The Ibis Reader is Well Done

The Ibis reader was released a week ago and it gets a very solid review from the Wired blog Gadget Lab:

Ibis reader is an e-book reading application that does everything that you’d expect an iPhone e-reader to do, with one big difference: It doesn’t come from the App Store. The app runs on any iPhone or iPod Touch and offers full offline access to your library of books, and is as fast and responsive as a native iPhone application. It manages this through the magic of HTML5, which is supported by Mobile Safari and – crucially – offers offline storage for web-sites. (Ibis reader for iPhone a web app that thinks its a native app)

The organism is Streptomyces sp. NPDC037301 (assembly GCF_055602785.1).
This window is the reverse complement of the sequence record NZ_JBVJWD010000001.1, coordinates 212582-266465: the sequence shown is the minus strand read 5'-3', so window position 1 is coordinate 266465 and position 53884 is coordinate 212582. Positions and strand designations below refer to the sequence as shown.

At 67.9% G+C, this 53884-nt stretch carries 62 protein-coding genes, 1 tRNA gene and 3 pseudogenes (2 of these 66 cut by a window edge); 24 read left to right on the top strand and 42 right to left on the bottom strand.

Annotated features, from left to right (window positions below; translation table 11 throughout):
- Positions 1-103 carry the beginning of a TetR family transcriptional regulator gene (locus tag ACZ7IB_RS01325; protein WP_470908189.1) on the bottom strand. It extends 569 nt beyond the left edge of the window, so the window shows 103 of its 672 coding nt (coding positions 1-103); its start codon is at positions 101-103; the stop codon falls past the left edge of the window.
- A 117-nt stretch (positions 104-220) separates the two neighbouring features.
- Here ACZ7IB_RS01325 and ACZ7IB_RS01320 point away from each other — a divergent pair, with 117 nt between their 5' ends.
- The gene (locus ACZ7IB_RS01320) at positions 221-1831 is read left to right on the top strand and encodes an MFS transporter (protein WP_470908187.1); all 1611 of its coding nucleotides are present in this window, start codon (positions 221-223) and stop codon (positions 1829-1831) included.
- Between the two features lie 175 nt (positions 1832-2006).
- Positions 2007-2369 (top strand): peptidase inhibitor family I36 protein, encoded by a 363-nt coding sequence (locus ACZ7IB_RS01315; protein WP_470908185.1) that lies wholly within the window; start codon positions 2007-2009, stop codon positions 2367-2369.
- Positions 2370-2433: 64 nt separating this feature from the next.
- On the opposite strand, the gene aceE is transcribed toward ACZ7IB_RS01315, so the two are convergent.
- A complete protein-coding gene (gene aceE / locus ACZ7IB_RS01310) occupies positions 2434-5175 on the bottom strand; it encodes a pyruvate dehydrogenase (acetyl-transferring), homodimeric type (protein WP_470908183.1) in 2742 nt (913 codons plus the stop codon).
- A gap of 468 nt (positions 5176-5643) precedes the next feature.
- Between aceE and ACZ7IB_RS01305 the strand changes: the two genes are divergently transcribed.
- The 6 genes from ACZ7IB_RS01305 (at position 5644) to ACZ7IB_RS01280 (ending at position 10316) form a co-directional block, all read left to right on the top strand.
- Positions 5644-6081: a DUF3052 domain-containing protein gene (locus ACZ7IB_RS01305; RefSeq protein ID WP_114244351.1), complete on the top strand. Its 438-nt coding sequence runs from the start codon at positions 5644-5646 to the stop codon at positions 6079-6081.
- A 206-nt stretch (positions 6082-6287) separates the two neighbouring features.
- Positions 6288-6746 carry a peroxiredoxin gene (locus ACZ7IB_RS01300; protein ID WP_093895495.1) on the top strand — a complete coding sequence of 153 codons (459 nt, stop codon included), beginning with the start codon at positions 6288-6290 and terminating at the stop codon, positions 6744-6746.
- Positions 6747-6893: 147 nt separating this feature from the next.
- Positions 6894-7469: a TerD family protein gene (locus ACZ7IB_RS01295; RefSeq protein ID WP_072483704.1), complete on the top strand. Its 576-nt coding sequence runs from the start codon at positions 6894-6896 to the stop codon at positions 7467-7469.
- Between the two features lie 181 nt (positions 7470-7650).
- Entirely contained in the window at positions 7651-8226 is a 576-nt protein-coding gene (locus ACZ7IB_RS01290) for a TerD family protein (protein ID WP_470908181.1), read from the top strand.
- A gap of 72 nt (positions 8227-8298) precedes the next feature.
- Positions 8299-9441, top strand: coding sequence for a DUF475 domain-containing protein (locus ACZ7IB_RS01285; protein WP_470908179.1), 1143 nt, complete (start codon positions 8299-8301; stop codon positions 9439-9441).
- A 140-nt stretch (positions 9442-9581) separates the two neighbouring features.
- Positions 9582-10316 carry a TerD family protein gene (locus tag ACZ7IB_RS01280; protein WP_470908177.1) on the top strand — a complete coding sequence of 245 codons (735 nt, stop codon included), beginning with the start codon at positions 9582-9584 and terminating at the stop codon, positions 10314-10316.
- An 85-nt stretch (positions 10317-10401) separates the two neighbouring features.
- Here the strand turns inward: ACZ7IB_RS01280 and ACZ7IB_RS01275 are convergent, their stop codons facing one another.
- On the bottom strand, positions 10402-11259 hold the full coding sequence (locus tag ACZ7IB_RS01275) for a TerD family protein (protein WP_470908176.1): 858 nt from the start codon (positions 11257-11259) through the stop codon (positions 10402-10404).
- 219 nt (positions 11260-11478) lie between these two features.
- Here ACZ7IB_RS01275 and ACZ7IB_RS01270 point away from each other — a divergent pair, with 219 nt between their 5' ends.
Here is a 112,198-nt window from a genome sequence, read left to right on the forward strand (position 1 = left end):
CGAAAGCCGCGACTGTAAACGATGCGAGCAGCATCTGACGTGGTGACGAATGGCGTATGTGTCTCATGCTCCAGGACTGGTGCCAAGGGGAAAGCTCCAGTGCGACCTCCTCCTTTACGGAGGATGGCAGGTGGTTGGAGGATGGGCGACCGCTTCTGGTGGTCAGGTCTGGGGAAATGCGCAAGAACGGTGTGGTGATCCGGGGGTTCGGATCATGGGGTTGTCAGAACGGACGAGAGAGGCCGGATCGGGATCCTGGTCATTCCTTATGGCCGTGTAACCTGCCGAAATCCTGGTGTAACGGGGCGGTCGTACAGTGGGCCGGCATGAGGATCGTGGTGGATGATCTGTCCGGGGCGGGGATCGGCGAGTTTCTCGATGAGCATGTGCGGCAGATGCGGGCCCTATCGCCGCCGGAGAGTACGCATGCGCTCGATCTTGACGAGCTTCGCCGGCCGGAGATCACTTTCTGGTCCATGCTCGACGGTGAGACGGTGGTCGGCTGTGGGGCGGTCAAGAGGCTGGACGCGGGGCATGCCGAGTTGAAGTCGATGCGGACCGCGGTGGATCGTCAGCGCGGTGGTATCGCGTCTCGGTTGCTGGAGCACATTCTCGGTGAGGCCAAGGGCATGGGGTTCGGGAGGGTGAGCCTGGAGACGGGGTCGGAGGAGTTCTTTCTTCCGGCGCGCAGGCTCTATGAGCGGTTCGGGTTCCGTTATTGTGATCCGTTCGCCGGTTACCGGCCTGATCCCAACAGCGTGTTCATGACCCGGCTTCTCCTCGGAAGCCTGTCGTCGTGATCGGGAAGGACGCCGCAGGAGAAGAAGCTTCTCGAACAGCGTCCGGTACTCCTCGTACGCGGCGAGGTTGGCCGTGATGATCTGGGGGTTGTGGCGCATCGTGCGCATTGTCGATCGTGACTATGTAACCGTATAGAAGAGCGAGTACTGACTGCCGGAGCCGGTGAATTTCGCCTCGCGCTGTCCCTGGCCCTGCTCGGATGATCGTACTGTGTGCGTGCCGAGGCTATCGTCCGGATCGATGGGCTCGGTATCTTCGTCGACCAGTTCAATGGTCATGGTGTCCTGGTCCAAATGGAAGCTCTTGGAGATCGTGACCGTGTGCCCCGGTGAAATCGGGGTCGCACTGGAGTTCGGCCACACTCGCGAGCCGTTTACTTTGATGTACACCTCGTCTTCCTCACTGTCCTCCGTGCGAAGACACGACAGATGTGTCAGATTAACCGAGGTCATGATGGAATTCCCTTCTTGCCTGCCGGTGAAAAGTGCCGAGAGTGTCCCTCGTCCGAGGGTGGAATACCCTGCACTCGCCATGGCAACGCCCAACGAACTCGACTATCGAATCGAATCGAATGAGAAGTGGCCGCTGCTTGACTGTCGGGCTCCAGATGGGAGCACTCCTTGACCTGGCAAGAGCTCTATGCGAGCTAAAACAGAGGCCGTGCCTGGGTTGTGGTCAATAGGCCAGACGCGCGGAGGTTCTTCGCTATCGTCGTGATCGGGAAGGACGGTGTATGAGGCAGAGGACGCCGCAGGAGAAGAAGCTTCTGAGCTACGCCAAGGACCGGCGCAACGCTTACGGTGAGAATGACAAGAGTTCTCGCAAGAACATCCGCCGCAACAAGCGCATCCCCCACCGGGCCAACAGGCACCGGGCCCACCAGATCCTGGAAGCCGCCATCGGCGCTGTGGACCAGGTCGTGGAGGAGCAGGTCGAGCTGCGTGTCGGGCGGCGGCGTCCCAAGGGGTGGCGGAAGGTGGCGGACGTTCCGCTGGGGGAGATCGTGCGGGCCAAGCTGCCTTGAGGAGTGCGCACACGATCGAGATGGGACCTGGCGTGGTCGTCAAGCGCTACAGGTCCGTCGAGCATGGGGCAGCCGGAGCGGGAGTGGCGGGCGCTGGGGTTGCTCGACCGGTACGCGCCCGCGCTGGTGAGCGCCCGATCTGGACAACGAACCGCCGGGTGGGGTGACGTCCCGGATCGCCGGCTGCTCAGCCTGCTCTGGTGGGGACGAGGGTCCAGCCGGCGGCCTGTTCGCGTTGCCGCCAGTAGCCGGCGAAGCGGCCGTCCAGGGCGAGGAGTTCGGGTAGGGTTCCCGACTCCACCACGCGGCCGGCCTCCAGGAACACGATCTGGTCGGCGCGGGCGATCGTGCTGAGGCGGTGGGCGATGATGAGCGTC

It also runs on Android, of course it should — it is a web app, though I have not checked this out myself. At Exact Editions we dont care too much about eBooks and the ePub standard. We think digital editions are much more important. But we like the style of the Ibis reader, and we definitely think that eBooks should be done well if they are done at all. Doing them well should encompass, doing them in such a way that users do not get locked down into a proprietary standard, nor is it good if publications are made available only through a sole e-commerce solution (whether Kindle, or iTunes or something else). There has to be consumer choice; and Ibis is also an elegant piece of software development which works nicely on my iPhone and on the desktop. All round it is to be applauded.

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